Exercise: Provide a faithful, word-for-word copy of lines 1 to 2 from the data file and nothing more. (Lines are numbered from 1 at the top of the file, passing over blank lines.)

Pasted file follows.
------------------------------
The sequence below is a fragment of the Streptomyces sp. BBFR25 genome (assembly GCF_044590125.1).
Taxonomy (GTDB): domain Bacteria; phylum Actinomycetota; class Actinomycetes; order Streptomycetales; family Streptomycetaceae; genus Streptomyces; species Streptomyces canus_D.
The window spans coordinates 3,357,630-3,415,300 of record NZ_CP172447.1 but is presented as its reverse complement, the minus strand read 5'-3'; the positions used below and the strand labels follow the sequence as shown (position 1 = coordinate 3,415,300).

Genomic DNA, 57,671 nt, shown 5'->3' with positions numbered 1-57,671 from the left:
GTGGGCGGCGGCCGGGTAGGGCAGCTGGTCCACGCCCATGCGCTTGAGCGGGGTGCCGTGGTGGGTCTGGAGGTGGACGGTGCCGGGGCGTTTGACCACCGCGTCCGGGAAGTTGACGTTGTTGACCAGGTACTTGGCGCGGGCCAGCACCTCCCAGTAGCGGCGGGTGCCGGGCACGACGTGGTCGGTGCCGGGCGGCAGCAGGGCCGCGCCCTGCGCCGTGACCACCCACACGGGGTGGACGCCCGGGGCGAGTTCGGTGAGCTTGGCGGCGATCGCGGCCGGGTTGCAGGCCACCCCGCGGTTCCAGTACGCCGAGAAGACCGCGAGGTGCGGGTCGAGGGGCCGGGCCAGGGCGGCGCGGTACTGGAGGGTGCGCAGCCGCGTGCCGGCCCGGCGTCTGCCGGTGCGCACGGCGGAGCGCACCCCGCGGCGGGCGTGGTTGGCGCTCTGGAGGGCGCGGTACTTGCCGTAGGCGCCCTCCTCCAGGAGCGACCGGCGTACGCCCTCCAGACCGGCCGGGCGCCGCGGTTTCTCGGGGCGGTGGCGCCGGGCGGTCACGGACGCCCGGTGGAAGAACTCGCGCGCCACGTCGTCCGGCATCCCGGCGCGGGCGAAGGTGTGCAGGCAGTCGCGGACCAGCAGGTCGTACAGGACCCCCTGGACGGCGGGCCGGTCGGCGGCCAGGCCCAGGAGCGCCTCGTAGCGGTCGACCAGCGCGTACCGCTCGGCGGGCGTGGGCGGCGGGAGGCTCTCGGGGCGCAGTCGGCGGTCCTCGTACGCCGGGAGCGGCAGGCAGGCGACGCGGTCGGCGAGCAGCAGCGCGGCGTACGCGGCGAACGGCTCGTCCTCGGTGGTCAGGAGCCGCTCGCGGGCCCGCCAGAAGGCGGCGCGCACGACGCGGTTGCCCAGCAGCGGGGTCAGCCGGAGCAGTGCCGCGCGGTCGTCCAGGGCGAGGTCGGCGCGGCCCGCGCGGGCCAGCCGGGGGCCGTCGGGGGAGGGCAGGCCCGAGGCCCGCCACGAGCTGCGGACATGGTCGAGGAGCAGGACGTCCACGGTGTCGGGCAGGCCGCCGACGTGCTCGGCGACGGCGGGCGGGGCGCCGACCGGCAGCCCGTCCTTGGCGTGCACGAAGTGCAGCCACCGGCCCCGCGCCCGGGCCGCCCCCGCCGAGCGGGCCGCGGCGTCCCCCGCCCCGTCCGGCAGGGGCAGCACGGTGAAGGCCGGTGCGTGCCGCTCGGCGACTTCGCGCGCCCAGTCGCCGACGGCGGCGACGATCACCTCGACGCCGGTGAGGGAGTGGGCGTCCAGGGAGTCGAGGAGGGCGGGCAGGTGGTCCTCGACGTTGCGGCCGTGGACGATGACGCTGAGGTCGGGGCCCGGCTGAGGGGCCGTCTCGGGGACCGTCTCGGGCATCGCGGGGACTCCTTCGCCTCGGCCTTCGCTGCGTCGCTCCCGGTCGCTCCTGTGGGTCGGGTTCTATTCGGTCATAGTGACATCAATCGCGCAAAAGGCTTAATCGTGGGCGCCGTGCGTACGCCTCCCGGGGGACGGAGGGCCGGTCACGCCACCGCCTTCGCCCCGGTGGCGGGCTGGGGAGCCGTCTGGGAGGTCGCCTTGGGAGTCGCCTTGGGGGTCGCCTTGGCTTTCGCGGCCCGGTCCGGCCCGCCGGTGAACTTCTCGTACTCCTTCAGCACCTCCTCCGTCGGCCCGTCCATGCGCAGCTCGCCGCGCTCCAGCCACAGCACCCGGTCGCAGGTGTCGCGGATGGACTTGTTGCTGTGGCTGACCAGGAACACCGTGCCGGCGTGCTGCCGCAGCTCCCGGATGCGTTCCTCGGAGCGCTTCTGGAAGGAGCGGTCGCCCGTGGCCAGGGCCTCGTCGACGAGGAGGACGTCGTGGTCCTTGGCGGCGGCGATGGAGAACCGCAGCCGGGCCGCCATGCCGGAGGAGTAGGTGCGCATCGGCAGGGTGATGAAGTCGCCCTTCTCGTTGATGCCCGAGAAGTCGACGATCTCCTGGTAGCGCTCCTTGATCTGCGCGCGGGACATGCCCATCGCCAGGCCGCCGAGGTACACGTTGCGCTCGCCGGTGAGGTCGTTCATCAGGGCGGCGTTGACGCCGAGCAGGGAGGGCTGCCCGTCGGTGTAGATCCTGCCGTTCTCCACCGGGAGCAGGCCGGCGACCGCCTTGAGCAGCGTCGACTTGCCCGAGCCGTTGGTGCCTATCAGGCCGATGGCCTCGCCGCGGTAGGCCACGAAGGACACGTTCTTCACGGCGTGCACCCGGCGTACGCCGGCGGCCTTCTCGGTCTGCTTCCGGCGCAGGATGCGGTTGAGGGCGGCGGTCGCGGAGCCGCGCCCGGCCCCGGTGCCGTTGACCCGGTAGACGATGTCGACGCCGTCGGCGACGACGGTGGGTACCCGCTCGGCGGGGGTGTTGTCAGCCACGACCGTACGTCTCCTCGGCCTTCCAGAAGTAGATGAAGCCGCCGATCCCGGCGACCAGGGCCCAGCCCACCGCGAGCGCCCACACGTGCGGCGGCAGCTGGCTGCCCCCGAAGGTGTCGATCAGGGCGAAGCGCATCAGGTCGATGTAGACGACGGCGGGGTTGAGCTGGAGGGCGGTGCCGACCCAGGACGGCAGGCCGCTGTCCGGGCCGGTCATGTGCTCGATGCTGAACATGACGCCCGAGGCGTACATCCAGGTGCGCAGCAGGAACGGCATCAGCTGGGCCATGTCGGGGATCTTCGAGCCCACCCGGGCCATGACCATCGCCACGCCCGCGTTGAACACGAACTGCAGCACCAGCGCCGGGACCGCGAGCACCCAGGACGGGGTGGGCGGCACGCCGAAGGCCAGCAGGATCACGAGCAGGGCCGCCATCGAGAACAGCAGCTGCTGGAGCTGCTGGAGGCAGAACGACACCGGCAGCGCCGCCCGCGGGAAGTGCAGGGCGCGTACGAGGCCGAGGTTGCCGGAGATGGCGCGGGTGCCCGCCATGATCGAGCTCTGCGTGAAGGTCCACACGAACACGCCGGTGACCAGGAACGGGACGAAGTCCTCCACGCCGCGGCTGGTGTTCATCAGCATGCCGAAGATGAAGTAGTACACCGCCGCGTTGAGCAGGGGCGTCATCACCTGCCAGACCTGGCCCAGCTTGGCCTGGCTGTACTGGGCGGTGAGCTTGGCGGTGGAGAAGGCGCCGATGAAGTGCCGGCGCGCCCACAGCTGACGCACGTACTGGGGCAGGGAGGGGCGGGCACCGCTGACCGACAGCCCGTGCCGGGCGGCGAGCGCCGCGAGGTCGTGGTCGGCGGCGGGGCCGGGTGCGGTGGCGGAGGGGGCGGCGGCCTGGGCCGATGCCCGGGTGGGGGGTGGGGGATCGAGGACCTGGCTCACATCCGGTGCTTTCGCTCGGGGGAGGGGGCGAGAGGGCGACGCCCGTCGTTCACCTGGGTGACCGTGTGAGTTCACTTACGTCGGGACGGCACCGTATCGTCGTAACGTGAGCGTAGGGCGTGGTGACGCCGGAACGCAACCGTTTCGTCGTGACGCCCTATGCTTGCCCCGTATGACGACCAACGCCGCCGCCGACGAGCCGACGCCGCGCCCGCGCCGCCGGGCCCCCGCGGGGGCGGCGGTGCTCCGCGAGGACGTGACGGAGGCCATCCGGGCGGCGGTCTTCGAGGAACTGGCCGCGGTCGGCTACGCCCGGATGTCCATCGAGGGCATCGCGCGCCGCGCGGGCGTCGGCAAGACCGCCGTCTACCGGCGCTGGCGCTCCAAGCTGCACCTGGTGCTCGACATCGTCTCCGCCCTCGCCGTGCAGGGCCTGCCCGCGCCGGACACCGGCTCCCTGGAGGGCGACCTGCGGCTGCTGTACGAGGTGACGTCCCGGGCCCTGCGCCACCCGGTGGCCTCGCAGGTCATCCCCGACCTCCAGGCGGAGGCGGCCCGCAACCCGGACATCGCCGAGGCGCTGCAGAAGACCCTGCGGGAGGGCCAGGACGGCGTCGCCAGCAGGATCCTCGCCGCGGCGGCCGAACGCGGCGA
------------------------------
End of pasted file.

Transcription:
The sequence below is a fragment of the Streptomyces sp. BBFR25 genome (assembly GCF_044590125.1).
Taxonomy (GTDB): domain Bacteria; phylum Actinomycetota; class Actinomycetes; order Streptomycetales; family Streptomycetaceae; genus Streptomyces; species Streptomyces canus_D.